Public Art at Williams
American, 19th century
erected 1867 (reinstalled 1928)
bronze and marble
Photo by Megan Cross
In the spring of 1806, Samuel J. Mills matriculated at Williams. The son of a Connecticut clergyman, Mills was eager to spread Christianity throughout the world.
One Saturday afternoon in August 1806, Mills and four other students gathered for one of their regularly scheduled prayer meetings. On this particular day, it is said that the skies opened up and the students sought refuge in the shelter of a large haystack. While gathered at the haystack, the students conceived of the idea to found an American missionary movement focused on spreading Christianity worldwide, particularly to the East.
In 1854, the Hon. Byram Green, one of the haystack meeting attendees, returned to Williamstown and marked the location of the haystack next to which he had prayed forty-eight years earlier.
A group of Williams College alumni purchased the land to commemorate the prayer meeting in 1855. In 1857, Williams President Mark Hopkins founded the Mission Park Association with the intention of preserving the land and “placing thereon suitable monuments … to commemorate the origin and progress of American Missions.”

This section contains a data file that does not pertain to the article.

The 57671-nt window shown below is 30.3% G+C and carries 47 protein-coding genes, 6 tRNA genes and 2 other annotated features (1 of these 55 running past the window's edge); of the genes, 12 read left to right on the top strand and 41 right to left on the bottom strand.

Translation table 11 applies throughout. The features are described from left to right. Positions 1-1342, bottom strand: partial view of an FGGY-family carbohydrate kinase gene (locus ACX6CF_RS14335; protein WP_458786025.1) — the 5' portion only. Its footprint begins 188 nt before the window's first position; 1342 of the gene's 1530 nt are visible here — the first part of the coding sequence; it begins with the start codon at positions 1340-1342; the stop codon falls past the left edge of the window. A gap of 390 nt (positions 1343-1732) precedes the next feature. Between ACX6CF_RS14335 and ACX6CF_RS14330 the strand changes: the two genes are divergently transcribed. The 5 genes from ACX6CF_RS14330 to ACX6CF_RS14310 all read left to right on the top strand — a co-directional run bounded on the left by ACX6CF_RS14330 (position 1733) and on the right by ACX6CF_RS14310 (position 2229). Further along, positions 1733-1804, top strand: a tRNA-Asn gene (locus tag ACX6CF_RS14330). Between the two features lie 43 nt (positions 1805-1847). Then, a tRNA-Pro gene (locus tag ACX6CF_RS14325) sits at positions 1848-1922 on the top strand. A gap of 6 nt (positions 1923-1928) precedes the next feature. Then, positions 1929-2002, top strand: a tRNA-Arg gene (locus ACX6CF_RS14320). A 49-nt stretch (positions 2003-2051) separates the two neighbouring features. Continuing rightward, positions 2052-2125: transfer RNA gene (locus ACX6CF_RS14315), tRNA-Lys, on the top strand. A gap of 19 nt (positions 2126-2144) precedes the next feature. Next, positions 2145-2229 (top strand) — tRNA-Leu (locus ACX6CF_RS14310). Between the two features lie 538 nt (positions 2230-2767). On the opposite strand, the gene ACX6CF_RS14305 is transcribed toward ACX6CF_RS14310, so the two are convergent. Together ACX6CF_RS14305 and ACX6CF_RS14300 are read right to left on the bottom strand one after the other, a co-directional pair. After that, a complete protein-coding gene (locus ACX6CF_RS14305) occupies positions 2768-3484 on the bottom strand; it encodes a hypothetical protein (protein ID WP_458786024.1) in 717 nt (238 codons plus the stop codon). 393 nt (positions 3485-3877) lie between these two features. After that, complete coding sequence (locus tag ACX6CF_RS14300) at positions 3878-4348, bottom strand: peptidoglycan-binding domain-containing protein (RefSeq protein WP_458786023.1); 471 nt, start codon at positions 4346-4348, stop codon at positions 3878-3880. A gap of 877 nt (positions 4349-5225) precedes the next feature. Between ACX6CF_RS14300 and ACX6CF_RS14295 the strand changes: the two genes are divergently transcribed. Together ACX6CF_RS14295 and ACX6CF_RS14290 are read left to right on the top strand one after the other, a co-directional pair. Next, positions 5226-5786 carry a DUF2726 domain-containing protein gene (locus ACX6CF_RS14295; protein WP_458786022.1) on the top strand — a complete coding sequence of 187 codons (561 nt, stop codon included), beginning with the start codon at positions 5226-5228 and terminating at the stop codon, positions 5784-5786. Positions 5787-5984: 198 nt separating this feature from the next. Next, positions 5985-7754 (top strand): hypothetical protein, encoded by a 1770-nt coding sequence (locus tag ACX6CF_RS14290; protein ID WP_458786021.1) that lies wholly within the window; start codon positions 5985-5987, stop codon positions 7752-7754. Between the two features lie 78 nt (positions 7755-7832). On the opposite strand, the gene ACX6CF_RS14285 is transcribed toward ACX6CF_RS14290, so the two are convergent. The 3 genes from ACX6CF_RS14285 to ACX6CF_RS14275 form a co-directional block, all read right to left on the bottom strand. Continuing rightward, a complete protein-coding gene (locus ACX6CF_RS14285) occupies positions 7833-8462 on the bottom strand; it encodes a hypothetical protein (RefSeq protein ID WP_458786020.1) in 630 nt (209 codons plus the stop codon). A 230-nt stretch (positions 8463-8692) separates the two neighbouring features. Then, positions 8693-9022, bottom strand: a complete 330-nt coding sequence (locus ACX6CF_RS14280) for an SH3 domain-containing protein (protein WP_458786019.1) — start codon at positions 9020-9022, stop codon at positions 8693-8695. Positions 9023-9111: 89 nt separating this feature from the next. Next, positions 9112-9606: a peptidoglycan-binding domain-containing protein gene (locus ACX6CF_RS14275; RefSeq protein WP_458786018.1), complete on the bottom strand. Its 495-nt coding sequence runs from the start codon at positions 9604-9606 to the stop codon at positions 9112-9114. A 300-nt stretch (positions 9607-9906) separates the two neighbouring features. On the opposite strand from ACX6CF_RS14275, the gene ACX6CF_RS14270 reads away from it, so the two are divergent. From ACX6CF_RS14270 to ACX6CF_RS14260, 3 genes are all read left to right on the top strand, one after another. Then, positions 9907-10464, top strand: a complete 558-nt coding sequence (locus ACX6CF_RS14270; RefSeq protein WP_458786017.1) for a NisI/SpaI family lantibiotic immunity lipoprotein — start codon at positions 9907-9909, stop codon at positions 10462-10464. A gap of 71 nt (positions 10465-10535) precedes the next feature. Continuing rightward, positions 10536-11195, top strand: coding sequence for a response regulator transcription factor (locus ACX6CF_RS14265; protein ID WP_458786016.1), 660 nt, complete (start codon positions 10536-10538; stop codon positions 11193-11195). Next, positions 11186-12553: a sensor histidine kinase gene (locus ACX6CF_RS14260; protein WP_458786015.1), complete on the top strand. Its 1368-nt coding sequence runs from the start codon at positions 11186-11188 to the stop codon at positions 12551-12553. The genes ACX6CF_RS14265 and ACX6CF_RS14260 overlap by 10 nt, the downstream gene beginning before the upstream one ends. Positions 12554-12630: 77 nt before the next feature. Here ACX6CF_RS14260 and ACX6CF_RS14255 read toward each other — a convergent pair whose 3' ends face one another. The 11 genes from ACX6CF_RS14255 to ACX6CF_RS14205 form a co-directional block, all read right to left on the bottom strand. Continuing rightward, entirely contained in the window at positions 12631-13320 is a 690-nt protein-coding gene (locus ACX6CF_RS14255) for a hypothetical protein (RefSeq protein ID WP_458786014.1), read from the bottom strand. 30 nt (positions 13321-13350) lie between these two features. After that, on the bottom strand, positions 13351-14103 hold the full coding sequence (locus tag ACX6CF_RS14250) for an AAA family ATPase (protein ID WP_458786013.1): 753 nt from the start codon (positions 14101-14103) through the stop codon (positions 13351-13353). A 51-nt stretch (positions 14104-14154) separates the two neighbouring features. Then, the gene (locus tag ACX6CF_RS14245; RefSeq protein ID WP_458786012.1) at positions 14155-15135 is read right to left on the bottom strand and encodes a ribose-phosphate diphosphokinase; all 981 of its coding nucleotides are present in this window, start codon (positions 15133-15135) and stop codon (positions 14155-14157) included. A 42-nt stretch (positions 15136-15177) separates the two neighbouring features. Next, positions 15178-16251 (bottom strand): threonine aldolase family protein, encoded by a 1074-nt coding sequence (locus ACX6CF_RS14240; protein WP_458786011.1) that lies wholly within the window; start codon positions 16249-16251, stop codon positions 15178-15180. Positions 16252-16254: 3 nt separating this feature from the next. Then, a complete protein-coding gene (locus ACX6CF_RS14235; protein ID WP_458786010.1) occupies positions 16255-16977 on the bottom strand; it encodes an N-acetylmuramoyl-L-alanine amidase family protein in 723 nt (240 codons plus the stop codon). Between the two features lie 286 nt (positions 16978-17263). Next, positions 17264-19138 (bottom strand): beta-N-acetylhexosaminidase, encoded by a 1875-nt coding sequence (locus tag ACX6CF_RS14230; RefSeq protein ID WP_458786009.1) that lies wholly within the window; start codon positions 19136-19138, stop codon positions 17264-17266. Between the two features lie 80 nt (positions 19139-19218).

In August 1866, the Hon. Harvey Rice, Class of 1824, decided to make a donation for a suitable monument to mark the meeting’s spot. The twelve-foot tall marble monument, quarried and crafted in the Berkshires, was dedicated by President Mark Hopkins on Sunday, July 28, 1867. The monument, on which it is written “The Field is the World,” is topped by a three foot diameter globe and adorned with a representation of the famous haystack and the names of the founding missionaries who sought shelter there.